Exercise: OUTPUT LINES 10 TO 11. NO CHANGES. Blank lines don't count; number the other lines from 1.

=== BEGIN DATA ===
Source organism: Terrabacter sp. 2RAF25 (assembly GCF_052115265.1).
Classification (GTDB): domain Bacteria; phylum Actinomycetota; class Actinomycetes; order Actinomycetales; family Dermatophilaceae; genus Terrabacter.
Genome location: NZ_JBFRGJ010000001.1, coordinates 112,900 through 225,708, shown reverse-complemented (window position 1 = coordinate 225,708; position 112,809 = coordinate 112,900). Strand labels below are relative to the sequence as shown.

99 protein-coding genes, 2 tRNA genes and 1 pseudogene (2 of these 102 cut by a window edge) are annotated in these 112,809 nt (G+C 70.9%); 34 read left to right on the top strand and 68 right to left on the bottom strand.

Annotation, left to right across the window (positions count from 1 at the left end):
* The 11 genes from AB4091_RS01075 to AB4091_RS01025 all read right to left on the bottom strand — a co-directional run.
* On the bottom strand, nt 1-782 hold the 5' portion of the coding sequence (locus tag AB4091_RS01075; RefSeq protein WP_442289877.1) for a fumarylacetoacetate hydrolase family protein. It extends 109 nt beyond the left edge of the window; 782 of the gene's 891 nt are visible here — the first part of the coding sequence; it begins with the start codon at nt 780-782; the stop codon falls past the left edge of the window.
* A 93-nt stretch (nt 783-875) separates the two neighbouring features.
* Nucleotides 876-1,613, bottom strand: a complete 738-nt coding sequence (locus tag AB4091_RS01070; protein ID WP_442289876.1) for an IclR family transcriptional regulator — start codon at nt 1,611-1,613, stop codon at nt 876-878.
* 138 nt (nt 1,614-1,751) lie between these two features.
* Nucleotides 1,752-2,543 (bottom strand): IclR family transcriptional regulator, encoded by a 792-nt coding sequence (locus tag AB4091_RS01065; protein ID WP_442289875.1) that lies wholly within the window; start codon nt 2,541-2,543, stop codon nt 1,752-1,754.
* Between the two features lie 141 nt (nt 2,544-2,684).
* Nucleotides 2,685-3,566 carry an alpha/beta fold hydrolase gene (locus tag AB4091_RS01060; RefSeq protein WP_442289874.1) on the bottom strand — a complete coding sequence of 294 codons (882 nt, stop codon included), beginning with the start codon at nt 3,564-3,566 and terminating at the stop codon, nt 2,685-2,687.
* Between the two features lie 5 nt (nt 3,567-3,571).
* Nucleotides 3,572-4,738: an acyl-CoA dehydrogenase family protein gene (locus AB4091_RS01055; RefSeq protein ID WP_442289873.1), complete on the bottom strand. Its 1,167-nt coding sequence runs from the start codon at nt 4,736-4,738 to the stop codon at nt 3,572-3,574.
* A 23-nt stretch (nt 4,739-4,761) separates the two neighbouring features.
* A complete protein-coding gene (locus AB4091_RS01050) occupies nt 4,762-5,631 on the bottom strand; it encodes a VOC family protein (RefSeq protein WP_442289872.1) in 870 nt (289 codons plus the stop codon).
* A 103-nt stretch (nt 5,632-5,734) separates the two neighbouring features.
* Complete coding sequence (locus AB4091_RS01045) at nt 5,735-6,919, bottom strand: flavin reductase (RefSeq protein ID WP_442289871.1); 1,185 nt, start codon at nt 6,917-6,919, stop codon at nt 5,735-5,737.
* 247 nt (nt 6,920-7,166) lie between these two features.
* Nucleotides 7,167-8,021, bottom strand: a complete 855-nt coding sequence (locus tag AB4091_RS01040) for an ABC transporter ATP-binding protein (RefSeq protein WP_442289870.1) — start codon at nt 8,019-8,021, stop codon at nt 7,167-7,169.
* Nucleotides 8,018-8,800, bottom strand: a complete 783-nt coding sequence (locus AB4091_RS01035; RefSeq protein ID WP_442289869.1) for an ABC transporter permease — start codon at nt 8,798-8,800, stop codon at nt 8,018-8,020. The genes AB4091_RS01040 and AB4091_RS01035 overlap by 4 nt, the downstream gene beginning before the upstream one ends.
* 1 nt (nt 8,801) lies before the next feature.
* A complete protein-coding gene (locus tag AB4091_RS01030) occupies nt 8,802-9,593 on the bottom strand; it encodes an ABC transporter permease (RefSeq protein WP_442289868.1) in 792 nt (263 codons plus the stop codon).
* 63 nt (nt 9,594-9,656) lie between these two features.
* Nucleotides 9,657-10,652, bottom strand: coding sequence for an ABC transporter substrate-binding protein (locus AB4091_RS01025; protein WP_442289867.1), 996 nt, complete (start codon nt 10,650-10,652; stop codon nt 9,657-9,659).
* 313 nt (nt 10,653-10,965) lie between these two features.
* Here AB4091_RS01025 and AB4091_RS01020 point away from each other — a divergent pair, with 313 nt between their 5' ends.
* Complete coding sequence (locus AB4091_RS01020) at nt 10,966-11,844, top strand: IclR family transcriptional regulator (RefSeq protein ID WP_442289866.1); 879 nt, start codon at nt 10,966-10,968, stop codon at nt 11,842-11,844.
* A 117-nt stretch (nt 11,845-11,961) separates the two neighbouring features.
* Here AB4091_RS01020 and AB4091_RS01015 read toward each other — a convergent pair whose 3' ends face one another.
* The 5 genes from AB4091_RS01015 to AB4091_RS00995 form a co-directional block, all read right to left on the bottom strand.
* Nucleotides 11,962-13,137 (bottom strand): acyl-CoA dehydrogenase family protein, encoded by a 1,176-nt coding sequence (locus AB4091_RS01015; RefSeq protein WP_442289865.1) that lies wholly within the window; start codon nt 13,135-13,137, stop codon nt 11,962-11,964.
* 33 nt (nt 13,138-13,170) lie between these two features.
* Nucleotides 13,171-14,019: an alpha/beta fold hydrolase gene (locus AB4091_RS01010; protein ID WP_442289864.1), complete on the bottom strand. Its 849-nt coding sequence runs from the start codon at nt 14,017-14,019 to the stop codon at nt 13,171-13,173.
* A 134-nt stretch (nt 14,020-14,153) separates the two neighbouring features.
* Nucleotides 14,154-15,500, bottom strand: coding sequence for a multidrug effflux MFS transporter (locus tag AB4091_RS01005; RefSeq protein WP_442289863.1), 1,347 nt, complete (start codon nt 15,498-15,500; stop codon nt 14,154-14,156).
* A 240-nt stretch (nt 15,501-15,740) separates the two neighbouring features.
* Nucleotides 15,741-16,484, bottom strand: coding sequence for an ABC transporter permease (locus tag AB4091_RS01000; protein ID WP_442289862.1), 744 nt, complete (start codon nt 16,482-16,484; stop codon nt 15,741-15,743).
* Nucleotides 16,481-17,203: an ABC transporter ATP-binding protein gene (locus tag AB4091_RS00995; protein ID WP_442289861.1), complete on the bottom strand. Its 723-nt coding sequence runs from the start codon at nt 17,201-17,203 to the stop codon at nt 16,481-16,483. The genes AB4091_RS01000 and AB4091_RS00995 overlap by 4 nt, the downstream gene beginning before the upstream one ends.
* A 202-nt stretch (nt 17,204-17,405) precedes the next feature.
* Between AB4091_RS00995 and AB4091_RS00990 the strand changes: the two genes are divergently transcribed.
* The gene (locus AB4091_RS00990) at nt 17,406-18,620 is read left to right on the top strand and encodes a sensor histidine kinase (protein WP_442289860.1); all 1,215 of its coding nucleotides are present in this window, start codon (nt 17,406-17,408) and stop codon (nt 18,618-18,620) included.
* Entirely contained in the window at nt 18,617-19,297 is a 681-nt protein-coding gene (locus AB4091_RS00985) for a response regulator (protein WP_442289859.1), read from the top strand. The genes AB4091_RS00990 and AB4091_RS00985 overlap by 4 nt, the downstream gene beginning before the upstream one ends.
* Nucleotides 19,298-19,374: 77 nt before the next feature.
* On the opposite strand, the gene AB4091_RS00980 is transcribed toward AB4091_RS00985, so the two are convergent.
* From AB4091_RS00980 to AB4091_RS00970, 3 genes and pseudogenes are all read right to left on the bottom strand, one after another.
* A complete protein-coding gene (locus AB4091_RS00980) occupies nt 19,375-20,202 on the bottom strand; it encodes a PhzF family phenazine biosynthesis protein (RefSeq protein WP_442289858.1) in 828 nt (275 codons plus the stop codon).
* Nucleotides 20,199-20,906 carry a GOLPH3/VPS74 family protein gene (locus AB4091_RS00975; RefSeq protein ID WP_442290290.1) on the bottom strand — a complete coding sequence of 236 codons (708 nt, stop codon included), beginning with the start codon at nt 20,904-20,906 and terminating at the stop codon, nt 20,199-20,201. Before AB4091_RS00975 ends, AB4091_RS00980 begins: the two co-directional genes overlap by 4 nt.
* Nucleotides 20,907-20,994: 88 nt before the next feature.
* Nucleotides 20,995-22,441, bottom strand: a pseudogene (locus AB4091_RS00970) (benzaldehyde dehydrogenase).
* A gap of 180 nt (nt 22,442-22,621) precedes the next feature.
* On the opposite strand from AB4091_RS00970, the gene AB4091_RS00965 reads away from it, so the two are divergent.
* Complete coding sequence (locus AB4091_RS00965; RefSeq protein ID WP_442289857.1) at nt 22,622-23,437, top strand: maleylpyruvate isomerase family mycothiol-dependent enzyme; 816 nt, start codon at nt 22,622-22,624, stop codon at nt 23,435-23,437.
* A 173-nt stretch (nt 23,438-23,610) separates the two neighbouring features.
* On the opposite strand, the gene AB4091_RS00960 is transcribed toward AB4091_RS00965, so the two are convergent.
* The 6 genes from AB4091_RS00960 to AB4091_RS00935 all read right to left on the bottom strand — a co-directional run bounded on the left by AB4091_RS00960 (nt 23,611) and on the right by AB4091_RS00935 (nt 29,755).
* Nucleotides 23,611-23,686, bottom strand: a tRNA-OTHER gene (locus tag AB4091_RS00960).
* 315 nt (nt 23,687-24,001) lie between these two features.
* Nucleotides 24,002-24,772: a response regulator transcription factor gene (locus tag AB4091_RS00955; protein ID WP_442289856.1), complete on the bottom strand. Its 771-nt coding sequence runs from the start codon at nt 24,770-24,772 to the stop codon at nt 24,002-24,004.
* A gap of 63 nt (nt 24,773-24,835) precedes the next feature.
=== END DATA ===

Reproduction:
* 138 nt (nt 1,614-1,751) lie between these two features.
* Nucleotides 1,752-2,543 (bottom strand): IclR family transcriptional regulator, encoded by a 792-nt coding sequence (locus tag AB4091_RS01065; protein ID WP_442289875.1) that lies wholly within the window; start codon nt 2,541-2,543, stop codon nt 1,752-1,754.